The third Sunday of June is considered a day in which we celebrate our dads. A day in which we acknowledge the male role model in our lives who makes us laugh, holds us when we cry and shares words of encouragement. But, have you ever thought of its origins? Who, and where did this celebration become an annual event?
One story has the first recorded observance of Father’s Day in the U.S. was on July 5, 1908. At the suggestion of either Mrs. Grace Golden Clayton or Jessica Clinton Clayton, the Williams Memorial Methodist Episcopal Church South in Fairmont, W.Va., held a special service to honor 360 men (most of them fathers) who had died in a coal mine explosion seven months earlier. This particular Father’s Day service was an isolated event that wasn’t repeated in later years.
Another story, inspired by a church service honoring mothers, Mrs. Sonora Louise Smart Dodd (1882-1978) wanted fathers to be similarly honored. In particular, she wanted to honor her father, William Jackson Smart. Smart raised Sonora and her five siblings alone after his wife died in childbirth when Sonora was 16. In 1909, Dodd petitioned her minister & the Spokane Ministerial Association to honor fathers in a special church service. Her diligence in promoting Father’s Day paid off a year later. The first Father’s Day observances in Spokane took place on the third Sunday in June, the day Dodd had proposed.
Here is the earliest recollection of today’s June holiday. However, some scholars opine that Father’s Day history is much older than we actually believe it to be. Scholars believe that the origin of Father’s Day is not a latest phenomenon, as many believe it to be. Rather they claim that the tradition of Father’s Day can be traced in the ruins of Babylon. They have recorded that a young boy called Elmesu carved a Father’s Day message on a card made out of clay nearly 4,000 years ago. Elmesu wished his Babylonian father good health and a long life. Though there is no record of what happened to Elmesu and his father but the tradition of celebrating Father’s Day remained in several countries all over the world.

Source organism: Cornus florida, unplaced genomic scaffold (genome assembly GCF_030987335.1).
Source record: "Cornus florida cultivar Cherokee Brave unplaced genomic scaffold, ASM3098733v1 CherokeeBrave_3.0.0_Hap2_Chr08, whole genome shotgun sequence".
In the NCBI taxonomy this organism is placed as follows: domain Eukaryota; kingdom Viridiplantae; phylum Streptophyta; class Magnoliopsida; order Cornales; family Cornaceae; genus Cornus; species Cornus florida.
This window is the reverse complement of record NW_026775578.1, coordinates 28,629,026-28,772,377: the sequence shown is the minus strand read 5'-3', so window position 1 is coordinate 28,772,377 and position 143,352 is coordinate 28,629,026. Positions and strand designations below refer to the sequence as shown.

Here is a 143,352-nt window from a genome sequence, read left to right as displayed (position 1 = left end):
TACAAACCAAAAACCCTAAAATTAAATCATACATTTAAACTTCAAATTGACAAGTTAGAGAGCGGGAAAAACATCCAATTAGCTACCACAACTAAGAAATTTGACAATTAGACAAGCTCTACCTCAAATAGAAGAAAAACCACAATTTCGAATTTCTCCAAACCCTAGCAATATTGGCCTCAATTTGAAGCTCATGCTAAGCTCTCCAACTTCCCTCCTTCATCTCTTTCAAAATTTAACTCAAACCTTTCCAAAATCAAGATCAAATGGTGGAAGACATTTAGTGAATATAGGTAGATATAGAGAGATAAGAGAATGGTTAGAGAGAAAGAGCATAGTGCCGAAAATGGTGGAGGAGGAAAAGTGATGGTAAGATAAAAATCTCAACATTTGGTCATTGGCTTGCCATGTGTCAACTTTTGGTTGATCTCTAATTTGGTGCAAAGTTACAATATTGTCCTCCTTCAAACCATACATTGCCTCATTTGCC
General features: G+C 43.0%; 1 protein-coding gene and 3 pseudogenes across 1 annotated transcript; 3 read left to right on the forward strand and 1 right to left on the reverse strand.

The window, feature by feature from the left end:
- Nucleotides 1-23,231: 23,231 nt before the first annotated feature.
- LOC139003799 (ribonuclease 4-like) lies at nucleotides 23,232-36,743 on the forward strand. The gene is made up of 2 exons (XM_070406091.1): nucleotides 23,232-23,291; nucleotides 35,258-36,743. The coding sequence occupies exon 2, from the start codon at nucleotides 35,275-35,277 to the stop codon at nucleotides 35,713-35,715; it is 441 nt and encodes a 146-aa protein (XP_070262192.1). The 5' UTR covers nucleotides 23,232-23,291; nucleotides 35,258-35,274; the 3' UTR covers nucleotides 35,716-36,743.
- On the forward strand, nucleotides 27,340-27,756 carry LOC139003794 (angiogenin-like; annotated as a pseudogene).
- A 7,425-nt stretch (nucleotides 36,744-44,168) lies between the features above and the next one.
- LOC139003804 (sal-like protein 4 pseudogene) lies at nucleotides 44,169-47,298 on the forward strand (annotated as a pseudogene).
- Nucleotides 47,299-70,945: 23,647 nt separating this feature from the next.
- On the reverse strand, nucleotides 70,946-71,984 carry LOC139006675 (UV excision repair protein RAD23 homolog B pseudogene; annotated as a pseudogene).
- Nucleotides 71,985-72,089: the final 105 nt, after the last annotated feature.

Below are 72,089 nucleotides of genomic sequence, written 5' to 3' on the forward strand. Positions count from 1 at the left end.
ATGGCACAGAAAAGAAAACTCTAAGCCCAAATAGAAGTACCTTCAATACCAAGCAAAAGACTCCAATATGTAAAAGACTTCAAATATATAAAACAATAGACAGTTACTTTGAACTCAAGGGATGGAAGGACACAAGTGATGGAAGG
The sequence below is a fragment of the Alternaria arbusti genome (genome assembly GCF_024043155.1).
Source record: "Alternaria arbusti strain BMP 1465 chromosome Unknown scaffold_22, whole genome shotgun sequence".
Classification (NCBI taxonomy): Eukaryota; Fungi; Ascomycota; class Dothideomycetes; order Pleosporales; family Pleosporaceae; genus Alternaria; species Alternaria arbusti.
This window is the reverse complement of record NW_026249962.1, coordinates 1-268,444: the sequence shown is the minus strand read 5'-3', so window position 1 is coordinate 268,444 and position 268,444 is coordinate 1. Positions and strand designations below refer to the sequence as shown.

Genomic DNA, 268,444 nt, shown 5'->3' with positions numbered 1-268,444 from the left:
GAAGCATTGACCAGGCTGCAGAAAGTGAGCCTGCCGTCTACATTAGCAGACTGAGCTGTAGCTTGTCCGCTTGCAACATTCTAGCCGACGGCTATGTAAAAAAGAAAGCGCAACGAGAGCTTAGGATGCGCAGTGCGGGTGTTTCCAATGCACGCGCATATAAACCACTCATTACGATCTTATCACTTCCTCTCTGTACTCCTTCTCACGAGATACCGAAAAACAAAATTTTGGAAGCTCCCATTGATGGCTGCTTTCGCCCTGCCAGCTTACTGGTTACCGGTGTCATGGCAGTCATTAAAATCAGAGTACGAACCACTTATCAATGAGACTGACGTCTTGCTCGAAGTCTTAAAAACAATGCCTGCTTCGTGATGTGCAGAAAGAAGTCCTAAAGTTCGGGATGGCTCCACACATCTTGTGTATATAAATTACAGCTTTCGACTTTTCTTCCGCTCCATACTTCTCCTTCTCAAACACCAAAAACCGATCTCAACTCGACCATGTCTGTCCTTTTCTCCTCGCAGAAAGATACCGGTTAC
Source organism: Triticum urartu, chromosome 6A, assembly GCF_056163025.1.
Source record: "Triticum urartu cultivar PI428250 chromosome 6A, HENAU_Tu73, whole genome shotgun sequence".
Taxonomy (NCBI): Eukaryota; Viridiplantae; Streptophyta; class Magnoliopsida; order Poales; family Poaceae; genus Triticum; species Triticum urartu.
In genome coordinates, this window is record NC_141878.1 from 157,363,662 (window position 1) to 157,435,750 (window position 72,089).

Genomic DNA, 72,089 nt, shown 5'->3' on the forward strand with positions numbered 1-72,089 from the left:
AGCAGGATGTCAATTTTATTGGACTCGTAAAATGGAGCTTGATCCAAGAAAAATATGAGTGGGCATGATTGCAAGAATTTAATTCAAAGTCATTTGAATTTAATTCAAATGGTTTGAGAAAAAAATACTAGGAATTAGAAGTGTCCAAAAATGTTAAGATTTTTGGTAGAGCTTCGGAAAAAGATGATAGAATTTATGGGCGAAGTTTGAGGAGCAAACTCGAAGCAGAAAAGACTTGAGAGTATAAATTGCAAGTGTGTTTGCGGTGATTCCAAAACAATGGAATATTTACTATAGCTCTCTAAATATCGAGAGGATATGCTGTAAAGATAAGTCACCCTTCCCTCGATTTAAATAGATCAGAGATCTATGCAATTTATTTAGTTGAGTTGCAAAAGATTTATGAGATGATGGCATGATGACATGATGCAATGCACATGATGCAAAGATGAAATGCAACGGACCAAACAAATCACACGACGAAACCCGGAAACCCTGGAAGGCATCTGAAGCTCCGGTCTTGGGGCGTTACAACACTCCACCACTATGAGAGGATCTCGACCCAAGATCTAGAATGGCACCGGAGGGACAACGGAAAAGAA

Here is the link to the history of Father’s Day, with other thoughts of it’s origin…
Americans are expected to spend more than ever on gifts for Father’s Day this year (June 2019), according to the National Retail Federation’s annual survey conducted by Prosper Insight & Analytics. Total spending for the holiday is estimated to reach $16 billion, up from last year’s (2018) $15.3 billion.
Father’s Day spending has grown 70 percent, approximately $6.6 billion, since 2009. The biggest drivers of Father’s Day spending are growth in spending by consumers ages 35-44, and spending on clothing, special outings and gift cards. This year, 75.9 percent of people plan to celebrate and are expected to spend a record $138.97, up from last year’s $132.82, and up from $91 in 2009. Consumers ages 35-44 plan to spend the most at an average $197.66, over $100 more than this age group spent 10 years ago.
When searching for the perfect gift, 39 percent of consumers will head to department stores, 34 percent will shop online, 24 percent will shop at a discount store, 23 percent at a specialty store, 11 percent at a specialty clothing store and 2 percent via catalog. Over half (57 percent) of smartphone/tablet owners plan to use their device to assist in Father’s Day gifting decisions, with 38 percent using their mobile device to research products and compare prices.
More than half of those surveyed plan to buy for their fathers or stepfathers (53 percent) while others will shop for their husbands (27 percent) or sons (9 percent) among other dads in their lives.